As the nation’s largest legal cannabis market, a great deal rests on the collective Californian shoulders of those tasked with setting up fair and reasonable regulations.
The first of three public hearings, hosted by California’s Bureau of Cannabis Control (BCC) that will go on across the state, got underway in Los Angeles on Aug. 14, 2018 with that intention in mind: to discuss the proposed non-emergency regulations published in July.
Dozens of marijuana business owners, industry lawyers, activists and consumers each got 90 seconds to tell California’s cannabis regulator, Lori Ajax,
what needed to be done to create a fair and prosperous marketplace.
What are the main issues? Cannabis deliveries, or lack thereof, and how to develop an equitable industry to include those who have been most affected by the war of drugs.
The Los Angeles Times points out that while California law allows adults to buy marijuana, allows licensed businesses to deliver the products to customers, and that cities and counties cannot prevent these delivery services from traveling on public roads…many cities are nevertheless in the process of banning deliveries to their jurisdictions.
“That means that unlike deliveries of virtually every other legal, adult-use product — including alcohol and cigarettes, which can be ordered over the internet in California — marijuana deliveries are barred,” writes the LA Times, noting that the practical effect is that residents in certain places have no access to legal medical or recreational cannabis because of local regulations, essentially in violation of the intent of Proposition 64.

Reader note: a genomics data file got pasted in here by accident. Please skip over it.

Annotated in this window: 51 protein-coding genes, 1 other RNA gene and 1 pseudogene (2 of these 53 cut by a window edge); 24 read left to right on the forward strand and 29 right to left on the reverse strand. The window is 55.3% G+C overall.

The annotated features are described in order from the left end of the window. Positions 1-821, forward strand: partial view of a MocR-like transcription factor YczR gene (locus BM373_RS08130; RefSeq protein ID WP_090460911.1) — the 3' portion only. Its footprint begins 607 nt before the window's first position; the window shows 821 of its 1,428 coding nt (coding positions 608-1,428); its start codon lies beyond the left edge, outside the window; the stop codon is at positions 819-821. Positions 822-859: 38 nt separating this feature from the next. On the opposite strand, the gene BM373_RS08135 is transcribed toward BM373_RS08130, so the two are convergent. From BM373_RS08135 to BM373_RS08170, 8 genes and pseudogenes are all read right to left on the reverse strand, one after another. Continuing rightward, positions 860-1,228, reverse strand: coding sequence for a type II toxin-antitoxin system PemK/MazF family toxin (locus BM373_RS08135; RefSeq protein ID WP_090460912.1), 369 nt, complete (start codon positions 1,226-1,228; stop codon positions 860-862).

Nearly half of Californians live in cities or counties that prohibit these delivery services from functioning in their jurisdictions, which means, according to the Sacramento Bee: residents in 40% of the state have to drive 60 miles or more to find a licensed dispensary to buy legal medical or recreational cannabis.
The second issue of profound concern is the absence of social equity measures in the BCC’s proposed regulations.
Fanny Guzmán, of Latinos for Cannabis, asked what steps the bureau was taking to repair the harms of cannabis prohibition on communities of color.
“The regs include expedited processing for veterans. Why can’t those kinds of opportunities be made available to people who have been impacted by the war on drugs?” asked Guzmán.
While Guzmán’s question opened a discussion, it seems that it will take much more than three public hearings to sort out this issue. Meanwhile, let’s keep asking the question.